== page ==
species of the week #25 – the little tern

All tern species look very similar. Unlike most other birds, they always keep their heads down when flying. They are characterized by a black upper head, a grey back, short legs, a pointed beak, narrow, long, pointed wings and long tail feathers. Usually the underside is white. The Little Tern is the smallest species of tern, measuring only 20 cm and weighing 45 g.

Distribution status   extinct
Remaining occurrences Schleswig-Holstein, Mecklenburg-Vorpommern, few breeding pairs in Sachsen-Anhalt
Last sighting in Rhineland-Palatinate 1966 near Weißenthurm
Habitat  River banks, wetlands, lakes, coastal foreland, Wadden Sea
Endangerment breeding ground disturbances, habitat loss

Most species of terns can be seen along the coasts, inland at lakes, in wetlands and on islands. They breed in large colonies on the ground, often together with black-headed gulls or gulls. Gulls were last seen in Rhineland-Palatinate in 2012 and have also been considered extinct since then. Like the Little Terns, they lived on the Rhine alps and were a native breeding bird. However, there has been no evidence of breeding for at least 10 years.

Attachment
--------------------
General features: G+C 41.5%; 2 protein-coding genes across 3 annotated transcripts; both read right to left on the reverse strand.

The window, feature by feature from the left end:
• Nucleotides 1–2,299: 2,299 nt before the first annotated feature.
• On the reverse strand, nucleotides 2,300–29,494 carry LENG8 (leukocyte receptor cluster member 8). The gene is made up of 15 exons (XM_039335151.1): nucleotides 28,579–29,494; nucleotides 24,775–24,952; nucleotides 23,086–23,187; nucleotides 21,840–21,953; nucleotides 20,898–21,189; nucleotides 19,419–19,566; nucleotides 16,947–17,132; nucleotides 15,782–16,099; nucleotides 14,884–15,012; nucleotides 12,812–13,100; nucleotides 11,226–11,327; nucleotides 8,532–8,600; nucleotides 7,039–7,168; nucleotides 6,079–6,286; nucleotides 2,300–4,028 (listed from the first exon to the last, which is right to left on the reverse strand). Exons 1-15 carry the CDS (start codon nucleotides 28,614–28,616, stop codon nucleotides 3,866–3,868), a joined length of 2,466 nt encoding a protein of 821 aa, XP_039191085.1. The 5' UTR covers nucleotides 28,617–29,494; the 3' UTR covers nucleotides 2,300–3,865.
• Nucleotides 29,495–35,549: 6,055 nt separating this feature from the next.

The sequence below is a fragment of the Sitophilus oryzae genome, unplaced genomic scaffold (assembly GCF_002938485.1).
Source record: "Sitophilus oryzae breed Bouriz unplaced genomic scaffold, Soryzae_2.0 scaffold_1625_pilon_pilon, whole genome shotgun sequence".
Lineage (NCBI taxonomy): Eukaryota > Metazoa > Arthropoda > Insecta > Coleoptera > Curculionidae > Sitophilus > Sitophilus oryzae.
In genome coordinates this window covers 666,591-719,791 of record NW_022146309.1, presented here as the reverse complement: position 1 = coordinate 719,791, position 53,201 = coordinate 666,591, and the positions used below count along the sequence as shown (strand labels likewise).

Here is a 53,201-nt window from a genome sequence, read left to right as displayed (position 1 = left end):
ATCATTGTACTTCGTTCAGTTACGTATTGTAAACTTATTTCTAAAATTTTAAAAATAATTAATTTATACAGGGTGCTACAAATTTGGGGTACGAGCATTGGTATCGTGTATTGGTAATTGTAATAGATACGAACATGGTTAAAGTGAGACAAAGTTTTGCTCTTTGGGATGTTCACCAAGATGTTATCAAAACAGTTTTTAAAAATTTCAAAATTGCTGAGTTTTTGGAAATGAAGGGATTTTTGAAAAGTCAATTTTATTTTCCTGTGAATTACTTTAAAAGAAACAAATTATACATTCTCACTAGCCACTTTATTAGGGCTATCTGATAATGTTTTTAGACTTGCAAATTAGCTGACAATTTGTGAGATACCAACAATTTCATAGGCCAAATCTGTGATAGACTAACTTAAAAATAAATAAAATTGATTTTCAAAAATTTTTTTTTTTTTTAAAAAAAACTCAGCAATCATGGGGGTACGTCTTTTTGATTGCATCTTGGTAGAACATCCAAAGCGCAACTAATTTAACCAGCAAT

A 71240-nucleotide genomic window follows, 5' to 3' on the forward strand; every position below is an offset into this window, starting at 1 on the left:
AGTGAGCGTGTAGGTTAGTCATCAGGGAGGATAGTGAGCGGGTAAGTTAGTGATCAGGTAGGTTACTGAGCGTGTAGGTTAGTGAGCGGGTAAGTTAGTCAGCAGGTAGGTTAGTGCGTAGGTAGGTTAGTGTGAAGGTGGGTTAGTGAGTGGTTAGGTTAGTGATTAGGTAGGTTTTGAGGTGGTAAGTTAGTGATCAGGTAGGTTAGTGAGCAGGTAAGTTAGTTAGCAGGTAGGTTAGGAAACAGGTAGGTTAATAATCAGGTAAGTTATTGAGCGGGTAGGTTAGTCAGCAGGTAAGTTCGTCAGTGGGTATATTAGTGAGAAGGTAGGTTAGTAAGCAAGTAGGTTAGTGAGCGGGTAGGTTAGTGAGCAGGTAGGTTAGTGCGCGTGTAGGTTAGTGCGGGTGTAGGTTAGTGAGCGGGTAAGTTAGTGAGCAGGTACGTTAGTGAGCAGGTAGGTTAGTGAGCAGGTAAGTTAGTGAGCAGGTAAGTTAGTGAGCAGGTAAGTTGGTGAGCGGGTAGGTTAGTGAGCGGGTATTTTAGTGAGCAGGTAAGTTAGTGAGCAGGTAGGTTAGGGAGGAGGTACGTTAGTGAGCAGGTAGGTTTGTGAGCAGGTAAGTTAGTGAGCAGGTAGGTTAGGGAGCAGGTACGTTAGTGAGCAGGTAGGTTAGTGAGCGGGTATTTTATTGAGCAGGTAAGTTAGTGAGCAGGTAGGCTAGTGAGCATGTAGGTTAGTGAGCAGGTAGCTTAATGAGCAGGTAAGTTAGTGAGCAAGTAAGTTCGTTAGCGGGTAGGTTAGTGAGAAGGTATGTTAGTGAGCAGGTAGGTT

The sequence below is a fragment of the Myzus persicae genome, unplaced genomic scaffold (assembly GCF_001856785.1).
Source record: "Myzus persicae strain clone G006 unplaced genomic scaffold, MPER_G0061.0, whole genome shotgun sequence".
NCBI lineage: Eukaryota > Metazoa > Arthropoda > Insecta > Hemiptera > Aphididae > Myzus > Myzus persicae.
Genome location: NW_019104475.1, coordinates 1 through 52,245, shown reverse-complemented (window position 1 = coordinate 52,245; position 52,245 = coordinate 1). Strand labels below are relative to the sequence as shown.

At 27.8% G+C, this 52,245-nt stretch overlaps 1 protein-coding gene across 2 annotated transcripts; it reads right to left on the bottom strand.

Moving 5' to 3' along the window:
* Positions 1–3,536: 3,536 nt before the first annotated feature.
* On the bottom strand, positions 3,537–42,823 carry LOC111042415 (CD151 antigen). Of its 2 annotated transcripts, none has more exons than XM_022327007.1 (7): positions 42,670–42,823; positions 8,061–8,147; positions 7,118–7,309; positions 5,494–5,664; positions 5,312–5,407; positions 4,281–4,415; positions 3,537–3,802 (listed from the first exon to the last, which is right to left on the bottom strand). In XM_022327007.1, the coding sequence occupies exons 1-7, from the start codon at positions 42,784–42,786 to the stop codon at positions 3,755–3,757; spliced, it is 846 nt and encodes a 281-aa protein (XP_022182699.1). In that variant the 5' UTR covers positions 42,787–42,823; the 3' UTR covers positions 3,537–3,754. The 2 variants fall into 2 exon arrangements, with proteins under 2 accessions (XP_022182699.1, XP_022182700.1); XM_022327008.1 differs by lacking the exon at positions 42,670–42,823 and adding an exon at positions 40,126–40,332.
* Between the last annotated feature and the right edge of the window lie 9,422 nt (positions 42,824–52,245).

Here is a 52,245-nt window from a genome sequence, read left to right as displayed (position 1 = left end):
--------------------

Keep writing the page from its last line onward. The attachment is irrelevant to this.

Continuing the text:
Little terns nest on fine sandy to gravelly beach walls, or at least on areas without vegetation. The nest hollow scratched out by the female is only in exceptional cases covered with some nesting material, stones or fragments of shell. Even the slightest disturbance will cause the terns to fly up. The clutches, which are temporarily abandoned, are a welcome target for animal nest robbers. Moreover, the well-camouflaged clutches can be trampled by careless walkers. In Schleswig-Holstein all breeding sites are therefore guarded. Only 120 breeding pairs are still suspected on the German Baltic coast. NABU is currently testing breeding rafts as safe undisturbed breeding sites on the Baltic Sea.

Little terns feed on molluscs, insects, crustaceans and small fish, which they capture by spectacular dives into the water. They live a monogamous life, for pair bonding the offering of a fish is important. Already at the end of July the Little Terns leave Northern Europe to spend the winter in the Mediterranean and in Africa.

Politically necessary:
– Habitat conservation and restoration
– Establishment and safeguarding of access bans at breeding sites
– better staffing of the nature conservation authorities to monitor the bans
– Support for nature conservation associations in biotope and species protection

To the other species of the week here 

Image from: Agustín Povedano from El Puerto de Santa María, Extremadura y Andalucía – Charrancito, joven Sterna albifrons, CC BY 2.0, https://commons.wikimedia.org/w/index.php?curid=19331860